AMSJ » Queensland budget | Mine safety a token gesture

Queensland budget | Mine safety a token gesture

A big thumbs down for the Queensland state budget in respect of mining safety
A range of people have hit out at the Queensland Government in respect of its' handling of mine safety.

The Queensland state budget has failed to address significant on-going concerns for the safety and health of mineworkers according to members of parliament and a long term safety advocate.

Jason Costigan, the Queensland Member for Whitsundays has berated the Queensland State Government for its’ move not to establish a mine safety and health authority in Mackay. Mr Costigan said that the Queensland State Government has moved to ‘distance itself’ from a key recommendation of the Parliamentary Select Committee into coal workers’ pneumoconiosis (black lung) to establish the authority.

Mr Costigan said that it (Qld Government) had “failed in its duty of care” to Queensland mineworkers.

The committee’s report released in 2017 recommended to the Queensland Government that the mine safety and health authority be established in Mackay and ensure that the Commissioner of Mine Safety, senior management, mines inspectorate, Coal Workers’ Health Scheme and mobile units are all based in central Queensland.

Mine safety advocate calls for common sense

Long term mine safety advocate and Black Lung Victims Support Group chair Jim Pearce added that it was “common sense” for the authority to be based in Mackay.  “Central Queensland is the heartbeat of the coal industry and all the expertise and technology to treat this disease should be in the same area – easy to access and easy to administer.”

Minister for Natural Resources, Mines and Energy, Dr Anthony Lynham told media this week that shifting the regulator to Mackay would make it “logistically difficult” to meet the government’s responsibilities to workers at other resource projects.

“I acknowledge that the Parliamentary Select Committee recommended that the regulator should be moved to Mackay,” Dr Lynham said.  “However, our safety inspectors cover safety in mineral mines and quarries, petroleum and gas and explosives, as well as coal mines.”

“We looked long and hard at this recommendation, in consultation with industry and unions. It became clear that we need inspectors who can reach all resources operations right across the state …”

“Dr Lynham is clearly telling everyone to suck eggs.”

Member for Whitsunday Jason Costigan.

“That authority needs to be established and it needs to be headquartered in Mackay – for Dr Lynham to talk about the geographic challenges that would create is complete and utter rot.  “We needed to make the system better going forward, I know that the government has failed in its duty of care. So much for Labor standing up for the worker.”  Mr Costigan said.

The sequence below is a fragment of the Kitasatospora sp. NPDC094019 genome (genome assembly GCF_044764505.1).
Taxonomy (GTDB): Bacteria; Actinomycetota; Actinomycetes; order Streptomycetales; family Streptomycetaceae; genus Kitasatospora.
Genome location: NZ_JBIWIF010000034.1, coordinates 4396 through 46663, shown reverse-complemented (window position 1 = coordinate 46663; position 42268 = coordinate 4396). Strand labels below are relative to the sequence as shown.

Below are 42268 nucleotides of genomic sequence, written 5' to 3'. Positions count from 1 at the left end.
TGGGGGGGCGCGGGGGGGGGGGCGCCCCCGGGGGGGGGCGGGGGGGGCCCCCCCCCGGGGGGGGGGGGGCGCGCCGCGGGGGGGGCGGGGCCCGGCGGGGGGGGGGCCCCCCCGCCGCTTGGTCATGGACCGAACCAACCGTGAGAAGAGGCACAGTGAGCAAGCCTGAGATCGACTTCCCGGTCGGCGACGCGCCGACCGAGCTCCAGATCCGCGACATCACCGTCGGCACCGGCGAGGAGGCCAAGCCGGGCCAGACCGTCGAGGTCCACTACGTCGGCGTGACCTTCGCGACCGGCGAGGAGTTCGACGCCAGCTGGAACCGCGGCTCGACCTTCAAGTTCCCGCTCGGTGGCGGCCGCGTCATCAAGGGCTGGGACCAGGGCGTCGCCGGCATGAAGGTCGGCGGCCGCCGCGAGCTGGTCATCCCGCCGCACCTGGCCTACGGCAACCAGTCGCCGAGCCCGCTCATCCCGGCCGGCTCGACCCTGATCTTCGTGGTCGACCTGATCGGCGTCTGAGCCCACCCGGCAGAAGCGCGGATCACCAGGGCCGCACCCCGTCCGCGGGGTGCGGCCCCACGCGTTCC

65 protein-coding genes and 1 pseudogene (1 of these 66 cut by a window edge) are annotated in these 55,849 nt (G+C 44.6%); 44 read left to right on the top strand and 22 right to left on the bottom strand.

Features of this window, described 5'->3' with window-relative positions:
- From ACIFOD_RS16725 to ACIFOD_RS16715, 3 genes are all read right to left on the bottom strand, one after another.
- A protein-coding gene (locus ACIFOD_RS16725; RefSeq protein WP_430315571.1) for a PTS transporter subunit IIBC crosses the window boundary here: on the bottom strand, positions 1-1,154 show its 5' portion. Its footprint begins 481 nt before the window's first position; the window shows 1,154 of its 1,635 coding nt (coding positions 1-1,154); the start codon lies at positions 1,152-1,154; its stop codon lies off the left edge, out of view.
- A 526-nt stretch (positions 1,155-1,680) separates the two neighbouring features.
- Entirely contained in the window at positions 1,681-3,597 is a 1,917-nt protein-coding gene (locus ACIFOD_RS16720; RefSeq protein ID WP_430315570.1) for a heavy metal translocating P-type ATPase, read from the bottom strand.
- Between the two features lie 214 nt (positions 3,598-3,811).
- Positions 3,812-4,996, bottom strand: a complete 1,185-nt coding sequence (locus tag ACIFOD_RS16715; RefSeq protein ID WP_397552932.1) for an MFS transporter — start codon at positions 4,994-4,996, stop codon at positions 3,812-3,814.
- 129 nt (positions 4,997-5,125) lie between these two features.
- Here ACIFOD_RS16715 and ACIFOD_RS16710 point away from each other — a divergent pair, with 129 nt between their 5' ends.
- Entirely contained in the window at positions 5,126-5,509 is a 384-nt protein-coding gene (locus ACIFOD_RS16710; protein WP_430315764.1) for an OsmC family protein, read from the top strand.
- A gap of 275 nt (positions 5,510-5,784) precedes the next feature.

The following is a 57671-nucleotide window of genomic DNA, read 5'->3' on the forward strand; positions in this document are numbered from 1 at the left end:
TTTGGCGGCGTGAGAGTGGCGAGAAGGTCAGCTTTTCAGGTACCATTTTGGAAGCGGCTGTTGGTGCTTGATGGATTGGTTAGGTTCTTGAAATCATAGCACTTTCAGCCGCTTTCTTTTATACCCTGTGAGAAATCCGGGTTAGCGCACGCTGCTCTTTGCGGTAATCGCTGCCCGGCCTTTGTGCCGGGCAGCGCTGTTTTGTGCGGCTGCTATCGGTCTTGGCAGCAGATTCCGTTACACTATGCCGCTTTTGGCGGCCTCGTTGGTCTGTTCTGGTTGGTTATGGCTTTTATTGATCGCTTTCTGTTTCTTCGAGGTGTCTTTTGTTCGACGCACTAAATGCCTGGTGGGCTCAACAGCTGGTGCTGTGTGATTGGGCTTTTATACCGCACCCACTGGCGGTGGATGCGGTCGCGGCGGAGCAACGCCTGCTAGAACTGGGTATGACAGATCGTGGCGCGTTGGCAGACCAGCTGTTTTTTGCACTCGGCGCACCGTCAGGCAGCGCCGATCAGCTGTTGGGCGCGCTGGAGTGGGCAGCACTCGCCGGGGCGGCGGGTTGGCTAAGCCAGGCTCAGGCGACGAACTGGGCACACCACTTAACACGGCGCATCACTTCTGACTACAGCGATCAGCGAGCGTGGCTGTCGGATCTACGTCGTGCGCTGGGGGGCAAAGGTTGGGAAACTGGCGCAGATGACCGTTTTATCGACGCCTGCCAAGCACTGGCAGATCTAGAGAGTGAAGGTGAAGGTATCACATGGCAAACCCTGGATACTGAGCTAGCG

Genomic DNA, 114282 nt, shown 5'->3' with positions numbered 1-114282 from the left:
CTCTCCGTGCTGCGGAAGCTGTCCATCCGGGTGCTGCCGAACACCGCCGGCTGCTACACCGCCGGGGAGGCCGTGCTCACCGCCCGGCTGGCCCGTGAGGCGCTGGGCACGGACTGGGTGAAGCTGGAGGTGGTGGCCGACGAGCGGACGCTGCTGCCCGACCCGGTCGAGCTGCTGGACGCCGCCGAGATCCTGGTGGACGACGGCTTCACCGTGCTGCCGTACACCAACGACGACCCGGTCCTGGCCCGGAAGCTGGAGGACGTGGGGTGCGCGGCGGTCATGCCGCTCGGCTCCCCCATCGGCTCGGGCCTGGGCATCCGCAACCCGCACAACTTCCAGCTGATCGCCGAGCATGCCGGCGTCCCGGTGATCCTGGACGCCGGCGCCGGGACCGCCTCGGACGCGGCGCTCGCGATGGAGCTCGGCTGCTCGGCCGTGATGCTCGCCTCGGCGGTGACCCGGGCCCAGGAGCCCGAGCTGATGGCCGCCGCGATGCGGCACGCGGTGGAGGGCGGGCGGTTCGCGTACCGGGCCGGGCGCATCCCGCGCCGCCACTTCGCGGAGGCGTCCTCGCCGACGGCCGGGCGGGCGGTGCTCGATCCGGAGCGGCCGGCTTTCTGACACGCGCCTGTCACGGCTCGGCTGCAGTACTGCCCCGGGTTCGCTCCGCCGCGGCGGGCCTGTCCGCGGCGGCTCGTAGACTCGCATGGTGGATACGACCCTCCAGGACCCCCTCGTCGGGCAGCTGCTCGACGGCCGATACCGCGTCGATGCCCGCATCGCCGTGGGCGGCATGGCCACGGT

In budget material released by Dr Lynham, he said that “the safety of Queensland mines sites and of mine workers, would be another focus.”

Queensland Budget papers highlight that enhancing the safety and health of mine workers and mine remediation include:

  • $10.4 million to continue to deliver reforms to the regulatory framework for addressing mine dust lung disease in Queensland;
  • $28.5 million to continue managing and remediating the state’s disclaimed mine sites and research into new techniques;
  • $1.7 million over two years for more inspections and audits; and
  • $1.2 million over two years for a mobile screening service, which will help improve the detection of coal workers’ pneumoconiosis (black lung), silicosis and other mine dust lung diseases.

Emerging issues in mine safety not being addressed

The amounts allocated in the Queensland budget are believed to be insignificant with respect to the increased royalties that the state has received in the last year. The industry has shown substantial growth in recent times and with that growth comes increased responsibilities for both mines inspection, adequate enforcement of training standards and evidence-based research that supports health and safety legislation in emerging technologies. Substantial legislative challenges exist around issues like automation, emerging health risks,  workplace psychological stressors and a range of potential legislative nightmares surrounding programmable systems technology.

Dale Last the Member for Burdekin spoke to AMSJ in respect of the mine safety centre and black lung “It’s now been over 2 years since the Committee recommended the centre be established and to see no action on that is an absolute disgrace. Labor is trying to convince us that they support the resources industry but failing to provide Health and Safety in the industry is absolute proof that their support is just a façade.”

He said, “This (Black Lung) is a horrible disease and there must be a concentrated effort to prevent it and to support sufferers. The LNP accepts the recommendations from the Select Committee that more needs to be done and, provided the government is genuine about implementing those recommendations, they will have my support.”

“I have serious questions about the recent announcements that I will be raising with Minister Lynham and I expect honest answers so that we can work on a bipartisan basis to address Black Lung and other health concerns as a matter of urgency,” Mr Last said.

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AMSJ April 2022